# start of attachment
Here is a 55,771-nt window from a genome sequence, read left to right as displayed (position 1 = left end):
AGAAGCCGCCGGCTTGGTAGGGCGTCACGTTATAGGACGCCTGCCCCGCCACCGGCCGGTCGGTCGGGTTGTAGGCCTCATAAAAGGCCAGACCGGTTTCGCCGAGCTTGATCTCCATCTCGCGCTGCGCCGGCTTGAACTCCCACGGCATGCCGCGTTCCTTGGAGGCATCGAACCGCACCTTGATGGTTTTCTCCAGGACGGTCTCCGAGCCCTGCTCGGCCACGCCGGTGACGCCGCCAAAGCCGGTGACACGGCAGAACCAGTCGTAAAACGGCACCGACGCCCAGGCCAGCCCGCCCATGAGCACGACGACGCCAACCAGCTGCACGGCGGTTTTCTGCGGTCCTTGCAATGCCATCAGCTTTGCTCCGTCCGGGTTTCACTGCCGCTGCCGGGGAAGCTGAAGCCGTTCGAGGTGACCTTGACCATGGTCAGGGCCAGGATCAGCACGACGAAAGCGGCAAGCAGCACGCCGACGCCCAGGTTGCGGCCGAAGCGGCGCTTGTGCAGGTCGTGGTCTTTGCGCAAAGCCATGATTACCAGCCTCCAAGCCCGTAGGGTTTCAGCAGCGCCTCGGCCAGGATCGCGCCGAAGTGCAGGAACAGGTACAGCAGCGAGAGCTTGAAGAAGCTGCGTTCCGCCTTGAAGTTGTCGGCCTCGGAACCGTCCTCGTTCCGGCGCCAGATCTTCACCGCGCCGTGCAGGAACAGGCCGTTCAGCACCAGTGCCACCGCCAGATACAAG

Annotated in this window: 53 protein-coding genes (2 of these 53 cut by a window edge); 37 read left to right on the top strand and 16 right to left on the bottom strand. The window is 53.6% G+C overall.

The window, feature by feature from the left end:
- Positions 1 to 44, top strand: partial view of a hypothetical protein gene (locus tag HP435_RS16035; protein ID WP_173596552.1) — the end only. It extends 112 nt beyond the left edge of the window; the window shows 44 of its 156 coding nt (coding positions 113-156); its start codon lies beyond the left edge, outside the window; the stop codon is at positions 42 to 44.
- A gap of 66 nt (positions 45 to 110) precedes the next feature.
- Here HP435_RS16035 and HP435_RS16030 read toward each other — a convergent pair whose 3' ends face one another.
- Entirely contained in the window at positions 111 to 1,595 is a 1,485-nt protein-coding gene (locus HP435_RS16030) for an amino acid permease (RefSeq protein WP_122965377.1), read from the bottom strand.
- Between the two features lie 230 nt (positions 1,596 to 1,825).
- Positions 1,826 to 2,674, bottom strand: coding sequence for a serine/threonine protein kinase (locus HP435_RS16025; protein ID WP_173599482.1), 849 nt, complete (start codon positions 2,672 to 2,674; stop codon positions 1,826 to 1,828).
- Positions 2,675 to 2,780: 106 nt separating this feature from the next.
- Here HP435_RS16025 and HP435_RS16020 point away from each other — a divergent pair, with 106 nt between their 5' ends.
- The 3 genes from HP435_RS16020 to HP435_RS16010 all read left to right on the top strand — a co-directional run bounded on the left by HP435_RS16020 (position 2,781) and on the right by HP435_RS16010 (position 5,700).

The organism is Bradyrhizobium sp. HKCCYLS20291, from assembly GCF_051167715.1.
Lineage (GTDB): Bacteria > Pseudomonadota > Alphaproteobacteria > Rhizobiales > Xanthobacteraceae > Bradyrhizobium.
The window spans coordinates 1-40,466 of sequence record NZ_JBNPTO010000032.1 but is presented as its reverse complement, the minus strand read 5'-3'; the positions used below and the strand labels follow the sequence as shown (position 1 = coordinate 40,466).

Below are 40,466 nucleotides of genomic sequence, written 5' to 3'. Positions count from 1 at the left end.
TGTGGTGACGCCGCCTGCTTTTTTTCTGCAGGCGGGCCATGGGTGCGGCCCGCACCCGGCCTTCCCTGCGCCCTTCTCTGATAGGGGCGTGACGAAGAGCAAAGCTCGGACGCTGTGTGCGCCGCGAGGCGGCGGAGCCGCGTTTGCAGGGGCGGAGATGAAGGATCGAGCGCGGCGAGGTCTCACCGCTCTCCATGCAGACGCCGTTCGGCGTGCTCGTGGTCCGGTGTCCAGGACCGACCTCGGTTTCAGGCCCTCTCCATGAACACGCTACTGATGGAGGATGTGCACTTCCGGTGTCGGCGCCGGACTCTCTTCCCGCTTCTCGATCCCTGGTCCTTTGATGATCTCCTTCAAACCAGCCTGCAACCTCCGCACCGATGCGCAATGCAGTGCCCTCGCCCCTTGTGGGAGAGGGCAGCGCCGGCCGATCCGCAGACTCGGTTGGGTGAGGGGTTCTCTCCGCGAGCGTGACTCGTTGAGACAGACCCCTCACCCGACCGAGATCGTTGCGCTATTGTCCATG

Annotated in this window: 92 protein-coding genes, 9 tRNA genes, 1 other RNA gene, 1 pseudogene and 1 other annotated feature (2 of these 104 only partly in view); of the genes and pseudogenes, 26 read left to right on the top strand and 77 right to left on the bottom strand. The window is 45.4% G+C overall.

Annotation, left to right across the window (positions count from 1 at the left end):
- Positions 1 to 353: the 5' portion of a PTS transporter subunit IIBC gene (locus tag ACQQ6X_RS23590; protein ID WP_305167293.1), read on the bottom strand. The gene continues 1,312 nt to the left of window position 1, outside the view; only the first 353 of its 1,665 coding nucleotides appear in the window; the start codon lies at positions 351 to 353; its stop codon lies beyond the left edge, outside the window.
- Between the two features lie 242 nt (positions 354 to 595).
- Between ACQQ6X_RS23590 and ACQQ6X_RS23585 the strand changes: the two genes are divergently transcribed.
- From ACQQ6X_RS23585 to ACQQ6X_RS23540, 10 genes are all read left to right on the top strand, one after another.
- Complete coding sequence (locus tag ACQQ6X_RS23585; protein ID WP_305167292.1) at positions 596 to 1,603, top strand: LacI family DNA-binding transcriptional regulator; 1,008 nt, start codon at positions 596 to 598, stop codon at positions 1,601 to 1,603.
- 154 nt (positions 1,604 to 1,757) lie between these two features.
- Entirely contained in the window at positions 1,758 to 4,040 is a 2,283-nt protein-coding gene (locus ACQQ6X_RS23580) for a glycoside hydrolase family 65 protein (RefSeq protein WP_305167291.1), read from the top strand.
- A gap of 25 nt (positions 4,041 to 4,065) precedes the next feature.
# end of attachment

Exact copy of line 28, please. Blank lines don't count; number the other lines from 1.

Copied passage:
- A gap of 25 nt (positions 4,041 to 4,065) precedes the next feature.